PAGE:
The 3X MVP and future HOF-er has slugged 667 home runs in his career
The Los Angeles Angels announced that they are designating Albert Pujols for assignment. They now have seven days to trade him or put him on waivers, at which point other teams will be able to claim him. If he goes unclaimed (which he probably will), he will be released.
It appears Albert Pujols is done, unless a team feels the need to sign a 41-year-old 1B/DH whose legs and bat speed are gone. Perhaps Tony La Russa, his old manager, gets the White Sox to sign him? Maybe he signs with the Cardinals for one last hurrah? I'm not so sure; he's sporting a .694 OPS and 85 OPS+ since 2017.
If this is the end for "The Machine," what a 21-year ride it was.
The Best of his Generation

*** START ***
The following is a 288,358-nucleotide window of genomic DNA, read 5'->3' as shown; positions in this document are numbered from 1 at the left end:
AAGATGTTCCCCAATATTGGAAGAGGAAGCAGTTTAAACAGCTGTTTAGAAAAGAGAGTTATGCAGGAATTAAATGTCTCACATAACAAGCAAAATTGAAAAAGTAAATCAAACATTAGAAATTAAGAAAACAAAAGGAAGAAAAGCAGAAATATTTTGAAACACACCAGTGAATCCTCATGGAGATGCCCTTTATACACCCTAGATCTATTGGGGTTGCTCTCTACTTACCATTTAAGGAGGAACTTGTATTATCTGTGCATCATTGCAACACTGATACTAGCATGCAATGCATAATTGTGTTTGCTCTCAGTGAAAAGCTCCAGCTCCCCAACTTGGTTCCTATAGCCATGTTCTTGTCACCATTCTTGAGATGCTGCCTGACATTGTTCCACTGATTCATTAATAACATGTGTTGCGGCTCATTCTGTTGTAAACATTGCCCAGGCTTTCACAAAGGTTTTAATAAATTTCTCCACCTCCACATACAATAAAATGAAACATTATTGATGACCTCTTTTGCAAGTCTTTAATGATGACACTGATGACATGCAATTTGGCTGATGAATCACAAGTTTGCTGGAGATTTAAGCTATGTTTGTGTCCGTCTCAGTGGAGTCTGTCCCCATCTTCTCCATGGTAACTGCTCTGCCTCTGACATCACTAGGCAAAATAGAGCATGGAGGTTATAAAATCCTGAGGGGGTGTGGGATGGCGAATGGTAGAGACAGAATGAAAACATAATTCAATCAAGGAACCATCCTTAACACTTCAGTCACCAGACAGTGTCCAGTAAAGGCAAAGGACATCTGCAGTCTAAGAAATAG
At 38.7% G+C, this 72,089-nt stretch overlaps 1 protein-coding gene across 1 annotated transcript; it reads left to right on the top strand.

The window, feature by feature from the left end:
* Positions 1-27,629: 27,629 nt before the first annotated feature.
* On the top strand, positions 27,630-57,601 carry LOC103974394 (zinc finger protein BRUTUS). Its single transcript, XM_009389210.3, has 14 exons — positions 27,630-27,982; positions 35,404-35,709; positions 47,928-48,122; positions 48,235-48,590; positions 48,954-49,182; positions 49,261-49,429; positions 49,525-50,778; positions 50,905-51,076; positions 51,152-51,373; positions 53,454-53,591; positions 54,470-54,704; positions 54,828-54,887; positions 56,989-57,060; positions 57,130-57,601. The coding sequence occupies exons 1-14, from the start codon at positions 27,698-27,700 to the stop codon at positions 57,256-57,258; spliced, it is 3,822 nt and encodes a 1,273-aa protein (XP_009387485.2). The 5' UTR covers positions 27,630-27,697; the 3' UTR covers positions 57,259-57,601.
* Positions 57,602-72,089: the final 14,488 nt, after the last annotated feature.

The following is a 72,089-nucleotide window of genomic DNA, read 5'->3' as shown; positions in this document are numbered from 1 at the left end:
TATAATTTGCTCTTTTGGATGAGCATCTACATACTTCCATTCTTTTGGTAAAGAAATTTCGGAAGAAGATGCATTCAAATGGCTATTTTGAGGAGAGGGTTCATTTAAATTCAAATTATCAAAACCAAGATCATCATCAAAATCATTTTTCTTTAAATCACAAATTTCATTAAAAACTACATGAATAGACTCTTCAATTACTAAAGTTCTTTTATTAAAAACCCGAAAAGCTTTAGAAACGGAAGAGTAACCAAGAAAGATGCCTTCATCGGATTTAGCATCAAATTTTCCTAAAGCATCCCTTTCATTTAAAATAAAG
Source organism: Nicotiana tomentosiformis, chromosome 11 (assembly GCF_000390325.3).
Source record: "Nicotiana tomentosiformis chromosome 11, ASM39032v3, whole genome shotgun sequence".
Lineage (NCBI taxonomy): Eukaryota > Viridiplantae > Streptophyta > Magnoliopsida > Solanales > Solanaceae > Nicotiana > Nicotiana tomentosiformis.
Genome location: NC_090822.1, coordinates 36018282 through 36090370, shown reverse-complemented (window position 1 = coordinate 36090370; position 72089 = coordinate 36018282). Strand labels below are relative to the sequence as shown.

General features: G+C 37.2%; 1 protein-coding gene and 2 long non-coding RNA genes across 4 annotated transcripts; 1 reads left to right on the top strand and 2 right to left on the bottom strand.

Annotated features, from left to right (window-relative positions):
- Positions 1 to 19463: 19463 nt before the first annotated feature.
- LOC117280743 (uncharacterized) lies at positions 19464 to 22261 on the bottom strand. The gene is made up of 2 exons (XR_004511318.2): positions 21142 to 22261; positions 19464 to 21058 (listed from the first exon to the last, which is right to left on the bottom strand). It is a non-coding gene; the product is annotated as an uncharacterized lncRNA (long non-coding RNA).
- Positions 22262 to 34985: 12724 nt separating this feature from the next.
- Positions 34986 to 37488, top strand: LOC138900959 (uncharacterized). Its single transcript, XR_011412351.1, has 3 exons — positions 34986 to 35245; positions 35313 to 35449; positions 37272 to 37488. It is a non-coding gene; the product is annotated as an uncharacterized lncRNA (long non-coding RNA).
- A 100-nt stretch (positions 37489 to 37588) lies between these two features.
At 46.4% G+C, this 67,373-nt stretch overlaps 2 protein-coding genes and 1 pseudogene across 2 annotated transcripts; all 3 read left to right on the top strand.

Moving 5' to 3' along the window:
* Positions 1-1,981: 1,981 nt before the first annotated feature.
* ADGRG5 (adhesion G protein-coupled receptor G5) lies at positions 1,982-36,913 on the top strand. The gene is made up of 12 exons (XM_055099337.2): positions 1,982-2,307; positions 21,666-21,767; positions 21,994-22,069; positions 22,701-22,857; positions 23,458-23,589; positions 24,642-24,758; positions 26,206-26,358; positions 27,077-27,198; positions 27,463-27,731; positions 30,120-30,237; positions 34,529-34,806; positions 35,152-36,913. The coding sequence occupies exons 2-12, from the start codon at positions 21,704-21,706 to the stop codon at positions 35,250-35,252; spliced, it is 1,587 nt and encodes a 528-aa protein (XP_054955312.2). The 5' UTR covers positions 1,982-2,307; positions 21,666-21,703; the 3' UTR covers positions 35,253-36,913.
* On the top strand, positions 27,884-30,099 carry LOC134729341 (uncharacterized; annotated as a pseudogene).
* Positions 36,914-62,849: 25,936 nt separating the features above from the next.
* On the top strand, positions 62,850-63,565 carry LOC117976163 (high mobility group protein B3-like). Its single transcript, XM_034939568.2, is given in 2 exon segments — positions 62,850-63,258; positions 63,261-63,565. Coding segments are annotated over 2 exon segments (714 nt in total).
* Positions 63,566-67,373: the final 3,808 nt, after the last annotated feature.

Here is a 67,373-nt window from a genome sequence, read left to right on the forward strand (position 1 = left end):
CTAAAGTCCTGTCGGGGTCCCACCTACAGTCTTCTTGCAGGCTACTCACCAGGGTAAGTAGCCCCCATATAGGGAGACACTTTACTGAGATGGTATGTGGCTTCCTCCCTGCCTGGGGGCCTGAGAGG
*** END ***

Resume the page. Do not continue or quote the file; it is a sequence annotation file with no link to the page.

It's sad that young kids nowadays only know Albert Pujols as the lumbering Angels first baseman who produced at a so-so rate. For the first decade of his career, Pujols was as perfect a ballplayer as you could find; a man who could win a batting title and a home run title, play excellent defense, and even steal a base from time to time.
Then he signed a mega-contract with the Angels as a 32-year-old, though, and instantly started to decline.
Perhaps Albert changed his approach a bit once he arrived in Anaheim. Maybe his body started to resist him (he averaged 155 games per season across the first 11 years in his career). Whatever the reasons were, he was never the same player the instant he took off his St. Louis Cardinals jersey.
But let's not forget that Albert Pujols was the best player of the 2000s, and will go down as one of the best right-handed hitters and first basemen of all time. Whatever his next steps are, I'm sure he will dominate them as he did Brad Lidge in the NLCS.